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Cities Stake Claim to Being America’s ‘Best Places to Live’

Posted By Ben Fried On July 17, 2008 @ 11:22 am In Bicycling,Bike/Ped,Commuting,Gas Prices,Suburbia | 5 Comments

In a story about the housing downturn, BusinessWeek had some numbers crunched [1] to see where home prices have remained most stable and where they have declined most precipitously:

The results are fascinating. Annual price changes in most of the largest metro areas, including New York, Los Angeles, Chicago, Miami, San Francisco, Seattle, Baltimore, Washington D.C., and Philadelphia, followed a similar pattern: Values were most stable within a 10-mile radius of the center of the city, but generally worsened with each successive radius ring as far as 50 miles from the center of the city.

"There's a pretty clear pattern of neighborhoods close to the urban core holding their values better than neighborhoods in suburban and exurban communities," said Stan Humphries, Zillow's vice-president of data and analytics. "Where there is a lot of supply and demand changes, there's a quicker effect on housing prices." 

It may seem obvious by now that rising gas prices are affecting [2] decisions [3] about where to live, but don't tell that to the editors at Money. As Greater Greater Washington blogger David Alpert points out [4], the magazine's latest list of America's best places to live [5] skews heavily toward the sprawling, suburban side. Of course, Money's readers can probably absorb a spike in transportation costs without too much hardship, which may explain why they don't factor it into their rankings.

A completely different picture emerges from Money's own online series about how people are adapting to more expensive gas [6]. The short profiles read like a public service campaign for living arrangements where cars are not required to make even the most basic trips. Here's what Carrie Zukoski, 41, a PR director living in St. Louis, has to say [7]:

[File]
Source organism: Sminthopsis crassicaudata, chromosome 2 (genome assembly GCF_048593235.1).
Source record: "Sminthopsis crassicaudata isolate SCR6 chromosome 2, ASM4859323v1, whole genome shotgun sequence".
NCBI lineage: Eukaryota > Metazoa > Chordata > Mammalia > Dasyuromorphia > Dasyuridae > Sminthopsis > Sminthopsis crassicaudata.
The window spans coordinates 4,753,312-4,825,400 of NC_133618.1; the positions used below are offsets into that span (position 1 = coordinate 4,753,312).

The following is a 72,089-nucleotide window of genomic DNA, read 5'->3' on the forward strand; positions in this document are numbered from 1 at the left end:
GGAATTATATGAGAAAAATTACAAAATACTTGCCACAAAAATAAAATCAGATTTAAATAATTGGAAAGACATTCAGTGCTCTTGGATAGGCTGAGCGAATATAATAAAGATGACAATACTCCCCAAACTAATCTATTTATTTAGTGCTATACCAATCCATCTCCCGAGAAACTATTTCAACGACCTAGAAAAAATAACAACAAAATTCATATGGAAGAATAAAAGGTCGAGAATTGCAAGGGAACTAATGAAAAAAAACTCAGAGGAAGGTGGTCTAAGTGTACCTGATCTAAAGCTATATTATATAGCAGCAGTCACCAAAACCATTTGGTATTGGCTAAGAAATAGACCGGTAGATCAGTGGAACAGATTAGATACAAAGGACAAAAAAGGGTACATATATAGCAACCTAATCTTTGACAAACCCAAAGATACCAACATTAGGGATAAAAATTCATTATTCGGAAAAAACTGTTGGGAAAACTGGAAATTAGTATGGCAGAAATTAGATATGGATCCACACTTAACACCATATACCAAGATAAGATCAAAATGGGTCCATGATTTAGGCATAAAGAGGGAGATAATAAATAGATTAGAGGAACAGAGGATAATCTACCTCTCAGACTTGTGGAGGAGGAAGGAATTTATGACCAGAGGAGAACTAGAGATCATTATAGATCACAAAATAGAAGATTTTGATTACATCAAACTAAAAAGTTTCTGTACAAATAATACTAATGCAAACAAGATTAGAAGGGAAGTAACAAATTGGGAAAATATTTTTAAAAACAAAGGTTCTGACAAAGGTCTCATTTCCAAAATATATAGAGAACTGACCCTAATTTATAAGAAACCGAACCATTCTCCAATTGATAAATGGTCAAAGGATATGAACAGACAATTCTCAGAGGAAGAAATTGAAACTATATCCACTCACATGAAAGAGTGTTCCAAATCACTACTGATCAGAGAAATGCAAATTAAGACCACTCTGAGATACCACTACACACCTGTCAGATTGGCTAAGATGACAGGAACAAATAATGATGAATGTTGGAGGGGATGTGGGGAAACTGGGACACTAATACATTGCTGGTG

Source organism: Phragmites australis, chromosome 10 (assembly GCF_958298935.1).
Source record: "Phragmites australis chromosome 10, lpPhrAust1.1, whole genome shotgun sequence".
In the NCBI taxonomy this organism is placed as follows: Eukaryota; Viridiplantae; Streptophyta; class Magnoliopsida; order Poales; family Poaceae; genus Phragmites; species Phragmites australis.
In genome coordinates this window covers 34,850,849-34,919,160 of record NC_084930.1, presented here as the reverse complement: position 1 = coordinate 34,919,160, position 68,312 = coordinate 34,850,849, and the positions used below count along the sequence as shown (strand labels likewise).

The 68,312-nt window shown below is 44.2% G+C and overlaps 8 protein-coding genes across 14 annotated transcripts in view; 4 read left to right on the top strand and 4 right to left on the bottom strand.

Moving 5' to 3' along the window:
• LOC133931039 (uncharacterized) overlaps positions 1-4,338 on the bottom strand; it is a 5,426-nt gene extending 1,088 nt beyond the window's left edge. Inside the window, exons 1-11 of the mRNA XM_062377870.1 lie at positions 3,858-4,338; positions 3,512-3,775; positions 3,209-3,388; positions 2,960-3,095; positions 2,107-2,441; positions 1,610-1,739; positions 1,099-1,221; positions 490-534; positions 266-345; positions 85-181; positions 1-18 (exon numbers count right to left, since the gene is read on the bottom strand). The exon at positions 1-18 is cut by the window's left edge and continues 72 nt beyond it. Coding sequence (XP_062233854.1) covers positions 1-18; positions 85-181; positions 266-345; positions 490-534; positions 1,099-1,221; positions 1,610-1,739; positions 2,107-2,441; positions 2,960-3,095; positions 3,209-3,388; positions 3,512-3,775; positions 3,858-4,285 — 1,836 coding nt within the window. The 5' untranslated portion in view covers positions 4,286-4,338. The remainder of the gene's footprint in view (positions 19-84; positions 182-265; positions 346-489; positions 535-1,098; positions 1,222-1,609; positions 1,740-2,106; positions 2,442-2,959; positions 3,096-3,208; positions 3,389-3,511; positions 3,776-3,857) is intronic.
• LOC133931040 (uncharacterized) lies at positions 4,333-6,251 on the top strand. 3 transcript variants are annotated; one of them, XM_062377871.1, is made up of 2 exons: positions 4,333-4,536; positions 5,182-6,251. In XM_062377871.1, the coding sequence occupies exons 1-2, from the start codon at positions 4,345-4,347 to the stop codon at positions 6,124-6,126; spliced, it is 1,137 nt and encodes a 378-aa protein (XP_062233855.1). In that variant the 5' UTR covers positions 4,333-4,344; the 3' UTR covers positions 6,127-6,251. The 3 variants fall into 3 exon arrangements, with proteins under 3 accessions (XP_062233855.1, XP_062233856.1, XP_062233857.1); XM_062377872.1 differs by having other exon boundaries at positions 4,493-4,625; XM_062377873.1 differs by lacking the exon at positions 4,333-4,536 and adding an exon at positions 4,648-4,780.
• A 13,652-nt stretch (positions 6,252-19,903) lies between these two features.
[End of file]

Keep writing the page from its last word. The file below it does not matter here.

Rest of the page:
I ride my bike as much as I can. Rising gas prices hurt much less at the pump for me. Last fill up was 22 days in between. This year I'll try to bike even more.

In 2007 I commuted by bike about 1,400 miles. Compared to many people, it's not that much, but for a fair-weather commuter who lives less than five miles from work, it's not too bad.

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URL to article: http://usa.streetsblog.org/2008/07/17/cities-stake-claim-to-being-americas-best-places-to-live/

URLs in this post:

[1] BusinessWeek had some numbers crunched: http://www.businessweek.com/lifestyle/content/jul2008/bw20080711_257959.htm

[2] affecting: http://online.wsj.com/article/SB121366811790479767.html

[3] decisions: http://usa.streetsblog.org/2008/02/22/todays-mcmansions-tomorrows-tenements/

[4] points out: http://greatergreaterwashington.org/post.cgi?id=1046

[5] America's best places to live: http://money.cnn.com/magazines/moneymag/bplive/2008/top100/

[6] how people are adapting to more expensive gas: http://money.cnn.com/galleries/2008/news/0805/gallery.real_people_gas/index.html

[7] has to say: http://money.cnn.com/galleries/2008/news/0805/gallery.real_people_gas/41.html

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